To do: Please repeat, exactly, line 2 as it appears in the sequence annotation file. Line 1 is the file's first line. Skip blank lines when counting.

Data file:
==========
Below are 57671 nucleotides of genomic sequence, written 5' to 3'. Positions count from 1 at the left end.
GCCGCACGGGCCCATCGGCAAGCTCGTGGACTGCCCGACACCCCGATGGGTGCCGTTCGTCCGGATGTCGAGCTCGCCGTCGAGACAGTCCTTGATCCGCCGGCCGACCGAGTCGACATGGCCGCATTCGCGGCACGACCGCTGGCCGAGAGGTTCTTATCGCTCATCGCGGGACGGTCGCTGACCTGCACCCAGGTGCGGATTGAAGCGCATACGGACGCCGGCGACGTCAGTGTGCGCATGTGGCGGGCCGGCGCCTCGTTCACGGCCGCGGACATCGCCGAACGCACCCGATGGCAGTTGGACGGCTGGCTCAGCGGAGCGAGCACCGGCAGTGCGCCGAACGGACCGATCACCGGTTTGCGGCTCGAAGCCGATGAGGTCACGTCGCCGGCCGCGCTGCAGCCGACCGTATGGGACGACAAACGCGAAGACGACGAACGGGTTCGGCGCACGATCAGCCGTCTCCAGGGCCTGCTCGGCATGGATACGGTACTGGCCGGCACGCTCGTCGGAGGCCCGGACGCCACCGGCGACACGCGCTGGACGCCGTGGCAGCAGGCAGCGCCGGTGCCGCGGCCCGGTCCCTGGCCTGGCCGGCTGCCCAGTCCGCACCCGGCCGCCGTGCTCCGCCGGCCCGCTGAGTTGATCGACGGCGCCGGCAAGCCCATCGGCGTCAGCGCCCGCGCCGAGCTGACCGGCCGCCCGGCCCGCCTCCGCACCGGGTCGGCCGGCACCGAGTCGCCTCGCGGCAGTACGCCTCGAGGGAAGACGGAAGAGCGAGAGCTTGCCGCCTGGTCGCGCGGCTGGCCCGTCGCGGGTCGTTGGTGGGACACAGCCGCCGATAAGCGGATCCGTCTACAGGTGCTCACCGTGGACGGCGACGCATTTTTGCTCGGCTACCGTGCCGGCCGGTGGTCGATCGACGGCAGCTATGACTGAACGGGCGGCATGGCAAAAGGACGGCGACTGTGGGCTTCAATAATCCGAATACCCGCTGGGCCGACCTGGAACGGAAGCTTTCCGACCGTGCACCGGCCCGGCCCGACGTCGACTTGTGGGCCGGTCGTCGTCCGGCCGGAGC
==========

GCCGCACGGGCCCATCGGCAAGCTCGTGGACTGCCCGACACCCCGATGGGTGCCGTTCGTCCGGATGTCGAGCTCGCCGTCGAGACAGTCCTTGATCCGCCGGCCGACCGAGTCGACATGGCCGCATTCGCGGCACGACCGCTGGCCGAGAGGTTCTTATCGCTCATCGCGGGACGGTCGCTGACCTGCACCCAGGTGCGGATTGAAGCGCATACGGACGCCGGCGACGTCAGTGTGCGCATGTGGCGGGCCGGCGCCTCGTTCACGGCCGCGGACATCGCCGAACGCACCCGATGGCAGTTGGACGGCTGGCTCAGCGGAGCGAGCACCGGCAGTGCGCCGAACGGACCGATCACCGGTTTGCGGCTCGAAGCCGATGAGGTCACGTCGCCGGCCGCGCTGCAGCCGACCGTATGGGACGACAAACGCGAAGACGACGAACGGGTTCGGCGCACGATCAGCCGTCTCCAGGGCCTGCTCGGCATGGATACGGTACTGGCCGGCACGCTCGTCGGAGGCCCGGACGCCACCGGCGACACGCGCTGGACGCCGTGGCAGCAGGCAGCGCCGGTGCCGCGGCCCGGTCCCTGGCCTGGCCGGCTGCCCAGTCCGCACCCGGCCGCCGTGCTCCGCCGGCCCGCTGAGTTGATCGACGGCGCCGGCAAGCCCATCGGCGTCAGCGCCCGCGCCGAGCTGACCGGCCGCCCGGCCCGCCTCCGCACCGGGTCGGCCGGCACCGAGTCGCCTCGCGGCAGTACGCCTCGAGGGAAGACGGAAGAGCGAGAGCTTGCCGCCTGGTCGCGCGGCTGGCCCGTCGCGGGTCGTTGGTGGGACACAGCCGCCGATAAGCGGATCCGTCTACAGGTGCTCACCGTGGACGGCGACGCATTTTTGCTCGGCTACCGTGCCGGCCGGTGGTCGATCGACGGCAGCTATGACTGAACGGGCGGCATGGCAAAAGGACGGCGACTGTGGGCTTCAATAATCCGAATACCCGCTGGGCCGACCTGGAACGGAAGCTTTCCGACCGTGCACCGGCCCGGCCCGACGTCGACTTGTGGGCCGGTCGTCGTCCGGCCGGAGC